The tournament, like every Grand Prix, had been full of memorable stories, of exciting matches, of interesting decks doing interesting stuff. The following are our Top 5 picks, the five moments which made Grand Prix Barcelona an event to remember ...
5. When the Snake Vanished
Just two weeks before this event, at the previous Standard Grand Prix in Utrecht, the black-green deck built around and named for Winding Constrictor had been everywhere. It placed three of its pilots into the Top 8, alongside four Mardu Ballista players. The picture didn't look much different for the decks in 9th to 32nd place either. There, six Black-Green Constrictor players were vying for the top spot with nine Mardu players. This weekend, however, there hardly was a Snake to be found. Winding Constrictor was gone.
I talked to one of the few holdouts. David Brucker had piloted Black-Green Constrictor to a Top 8 finish at Grand Prix Utrecht, the sixth of his career, and he was again playing the deck this weekend. Unfortunately, as Brucker admitted, that hadn't been the best idea, a choice purely motivated by lack of time. He badly crashed and burned and failed to make Day 2. Brucker explained, "Before, Saheeli was your bad matchup and Mardu was your good matchup. Now, though, with every Mardu player transforming into a control deck after sideboarding, you hardly ever win a post-board game against Mardu anymore. So you literally have no good matchups left."
At some point during the second day I asked my colleague Matej Zatlkaj when we had last seen a Black-Green player still in contention for Top 8 on camera. The answer was Round 11 and Zatlkaj quipped, "I didn't expect to see one this late, frankly."
After scouring the top tables, we eventually found one in Michal Brancewicz, literally the last one who still had a shot at the Top 8. Naturally, Brancewicz immediately lost his Round 14 feature match.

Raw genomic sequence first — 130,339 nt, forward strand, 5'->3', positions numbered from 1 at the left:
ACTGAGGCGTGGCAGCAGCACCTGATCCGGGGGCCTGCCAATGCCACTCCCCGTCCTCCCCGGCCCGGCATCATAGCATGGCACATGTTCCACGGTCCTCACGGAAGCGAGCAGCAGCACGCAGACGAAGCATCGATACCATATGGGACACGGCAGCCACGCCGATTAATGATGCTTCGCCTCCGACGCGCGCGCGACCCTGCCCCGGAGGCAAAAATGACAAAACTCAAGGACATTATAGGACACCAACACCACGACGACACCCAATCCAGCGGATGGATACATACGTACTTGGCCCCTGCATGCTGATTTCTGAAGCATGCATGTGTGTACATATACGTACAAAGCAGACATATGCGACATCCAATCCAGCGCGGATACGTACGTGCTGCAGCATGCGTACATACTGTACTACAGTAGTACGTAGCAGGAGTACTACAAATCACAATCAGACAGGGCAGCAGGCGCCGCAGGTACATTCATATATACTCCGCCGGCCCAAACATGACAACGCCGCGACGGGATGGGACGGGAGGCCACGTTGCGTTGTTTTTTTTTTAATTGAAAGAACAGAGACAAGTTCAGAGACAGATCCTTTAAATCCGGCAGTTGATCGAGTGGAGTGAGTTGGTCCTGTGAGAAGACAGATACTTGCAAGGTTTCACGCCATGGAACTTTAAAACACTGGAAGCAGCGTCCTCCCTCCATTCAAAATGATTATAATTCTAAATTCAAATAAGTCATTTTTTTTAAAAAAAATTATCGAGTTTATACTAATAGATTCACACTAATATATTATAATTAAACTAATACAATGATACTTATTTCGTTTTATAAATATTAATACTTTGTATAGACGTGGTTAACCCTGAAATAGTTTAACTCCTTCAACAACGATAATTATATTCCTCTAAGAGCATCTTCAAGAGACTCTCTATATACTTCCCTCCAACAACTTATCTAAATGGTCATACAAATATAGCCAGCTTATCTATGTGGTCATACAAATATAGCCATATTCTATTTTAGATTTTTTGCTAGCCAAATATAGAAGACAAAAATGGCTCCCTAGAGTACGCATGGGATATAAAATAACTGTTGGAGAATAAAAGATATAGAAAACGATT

Yet there was a silver lining. While it appeared that Winding Constrictor wasn't good enough for the Top 8, it certainly was good enough for Top 32. In fact, six black-green decks found a niche there. All of them, it should be noted, featured either a strong energy or delirium theme. Alas, the days of straight Black-Green Constrictor seem to be over.
4. When the Eldrazi Came to Save the Day
Just as we were mourning the demise of Winding Constrictor, a new challenger appeared to lift our spirits. Shota Takao and Toru Inoue both came all the way from Japan to save us from a stale metagame and to showcase their innovative Black-Red Eldrazi deck.
Both had been on track for a possible Top 8 berth well into the second day. Takao had started the day on 8-1 to Inoue's 7-2, but eventually the latter overtook the former and ended the tournament in 20th place.
Using many of the staples of the format like Scrapheap Scrounger, Walking Ballista, Heart of Kiran, Fatal Push, Unlicensed Disintegration, and Pia Nalaar, the deck could easily be mistaken for any old version of Black-Red Aggro, especially in the early turns of a game. Few opponents expected the sudden onslaught of Thought-Knot Seer and Reality Smasher.
3. When the Top 8 Split Neatly Between Copy Cat and Mardu
It really split so neatly you wouldn't believe it! Not only was one half playing Four-Color Copy Cat, while the other was on Mardu Ballista. The final Swiss standings lined the players up in such a way that the quarterfinals featured four matches of the one deck against the other.